One of the smallest countries and least visited countries in the world, Tuvalu, became a member of Badminton Oceania in 2006, going on to compete in the South Pacific Games during that same year. Two years later, the federation introduced badminton to the PE curriculum and marked out a badminton court.
The country is completely made up of coral atolls, which are the remains of a volcano which has sunk below the surface of the water. The remains form the land of Tuvalu which is often long, narrow and practically level with the sea.
With under 26 square kilometres of land between a population of approximately 11,500 and limited activities on the paradisiac island, indoor sports venues are hard to come by. Therefore, Tuvalu Badminton takes Shuttle Time to the streets, playing a significant role in keeping the nation’s youth active.
“We continue to focus on our juniors. Shuttle Time is a great way to keep them active on such a small, remote island,” says Tuvalu Badminton President, Iakopo Molotii.
Iakopo, who also coordinates the Shuttle Time activity on the island, has established a regular after school competition. Utilising the Shuttle Time equipment and pop up badminton nets, he can deliver sessions to children and be flexible with the outdoor spaces which are available.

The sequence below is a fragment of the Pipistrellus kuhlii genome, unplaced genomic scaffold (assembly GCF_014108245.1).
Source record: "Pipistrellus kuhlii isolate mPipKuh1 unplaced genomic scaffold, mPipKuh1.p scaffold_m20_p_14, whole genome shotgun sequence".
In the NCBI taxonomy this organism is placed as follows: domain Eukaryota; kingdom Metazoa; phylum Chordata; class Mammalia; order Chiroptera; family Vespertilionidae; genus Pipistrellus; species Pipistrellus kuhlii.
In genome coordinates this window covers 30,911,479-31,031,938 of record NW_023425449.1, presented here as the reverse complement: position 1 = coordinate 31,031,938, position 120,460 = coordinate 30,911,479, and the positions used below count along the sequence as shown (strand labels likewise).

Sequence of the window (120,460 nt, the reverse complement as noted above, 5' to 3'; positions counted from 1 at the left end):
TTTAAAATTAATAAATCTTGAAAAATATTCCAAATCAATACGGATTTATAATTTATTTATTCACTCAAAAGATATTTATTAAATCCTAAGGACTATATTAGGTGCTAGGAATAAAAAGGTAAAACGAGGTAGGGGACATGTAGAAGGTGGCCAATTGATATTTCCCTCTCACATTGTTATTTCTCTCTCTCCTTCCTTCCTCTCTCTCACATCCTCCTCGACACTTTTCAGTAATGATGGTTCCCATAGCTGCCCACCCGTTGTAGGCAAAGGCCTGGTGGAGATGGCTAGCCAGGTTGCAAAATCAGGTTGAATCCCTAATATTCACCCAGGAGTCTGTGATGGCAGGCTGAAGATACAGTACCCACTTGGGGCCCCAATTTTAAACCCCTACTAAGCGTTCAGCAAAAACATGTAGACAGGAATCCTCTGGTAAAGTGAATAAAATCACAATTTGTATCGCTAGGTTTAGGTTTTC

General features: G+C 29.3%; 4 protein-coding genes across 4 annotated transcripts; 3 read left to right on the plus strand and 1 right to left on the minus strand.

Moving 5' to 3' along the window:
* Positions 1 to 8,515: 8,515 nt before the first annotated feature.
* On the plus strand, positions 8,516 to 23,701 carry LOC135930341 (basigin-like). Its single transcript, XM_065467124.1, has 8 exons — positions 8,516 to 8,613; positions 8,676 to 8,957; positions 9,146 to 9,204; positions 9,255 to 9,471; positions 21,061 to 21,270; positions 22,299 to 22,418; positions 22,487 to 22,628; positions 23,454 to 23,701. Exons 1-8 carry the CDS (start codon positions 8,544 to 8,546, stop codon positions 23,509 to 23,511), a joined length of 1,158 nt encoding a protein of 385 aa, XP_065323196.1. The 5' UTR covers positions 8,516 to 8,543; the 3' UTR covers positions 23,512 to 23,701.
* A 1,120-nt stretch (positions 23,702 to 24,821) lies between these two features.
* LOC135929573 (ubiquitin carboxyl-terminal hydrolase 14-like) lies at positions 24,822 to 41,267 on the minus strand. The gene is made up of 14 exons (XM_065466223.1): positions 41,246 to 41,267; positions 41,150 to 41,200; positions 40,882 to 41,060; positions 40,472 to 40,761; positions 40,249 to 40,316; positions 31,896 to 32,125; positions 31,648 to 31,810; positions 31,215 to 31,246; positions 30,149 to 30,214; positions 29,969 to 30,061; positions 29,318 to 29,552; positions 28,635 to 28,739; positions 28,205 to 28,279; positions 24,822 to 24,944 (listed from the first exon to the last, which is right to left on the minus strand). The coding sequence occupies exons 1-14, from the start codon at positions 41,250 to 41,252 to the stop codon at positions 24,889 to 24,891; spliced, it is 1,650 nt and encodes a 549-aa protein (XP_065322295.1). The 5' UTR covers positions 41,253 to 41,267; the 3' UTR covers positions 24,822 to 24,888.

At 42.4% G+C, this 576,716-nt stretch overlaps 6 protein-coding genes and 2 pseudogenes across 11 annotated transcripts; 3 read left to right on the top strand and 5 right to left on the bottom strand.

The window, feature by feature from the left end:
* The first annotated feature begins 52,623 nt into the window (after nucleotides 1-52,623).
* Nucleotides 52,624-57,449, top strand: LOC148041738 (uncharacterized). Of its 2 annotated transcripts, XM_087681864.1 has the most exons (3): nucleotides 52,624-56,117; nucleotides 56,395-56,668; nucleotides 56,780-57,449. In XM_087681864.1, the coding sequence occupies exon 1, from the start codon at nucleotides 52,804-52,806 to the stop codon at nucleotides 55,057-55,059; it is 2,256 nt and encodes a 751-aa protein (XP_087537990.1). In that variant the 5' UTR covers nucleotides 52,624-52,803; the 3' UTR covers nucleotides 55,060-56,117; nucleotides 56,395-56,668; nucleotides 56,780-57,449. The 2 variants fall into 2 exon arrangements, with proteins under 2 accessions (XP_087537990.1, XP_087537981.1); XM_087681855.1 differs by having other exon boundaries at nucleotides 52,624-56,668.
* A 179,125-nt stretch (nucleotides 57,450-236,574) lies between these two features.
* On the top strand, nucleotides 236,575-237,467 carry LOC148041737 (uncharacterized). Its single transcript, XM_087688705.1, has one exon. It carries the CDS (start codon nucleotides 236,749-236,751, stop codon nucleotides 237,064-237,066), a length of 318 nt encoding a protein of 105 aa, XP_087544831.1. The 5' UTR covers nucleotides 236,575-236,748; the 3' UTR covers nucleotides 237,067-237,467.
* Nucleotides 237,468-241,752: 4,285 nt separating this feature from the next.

“If it wasn’t for the equipment available through Shuttle Time, badminton wouldn’t be able to compete with rugby and soccer which are the other main sports on the island,” Iakopo continued.
Given the extremely remote location of Tuvalu, badminton is an important vehicle for parents and educators to teach important values to children.
This was echoed in their recent Olympic Day celebrations, which encouraged the children to participate in a round robin competition while focusing on good sportsmanship.
“Last week, we used Shuttle Time as a way to teach the values of excellence, respect and friendship. On Olympic Day, we brought the players together in a competitive environment to celebrate togetherness,” Iakopo finished.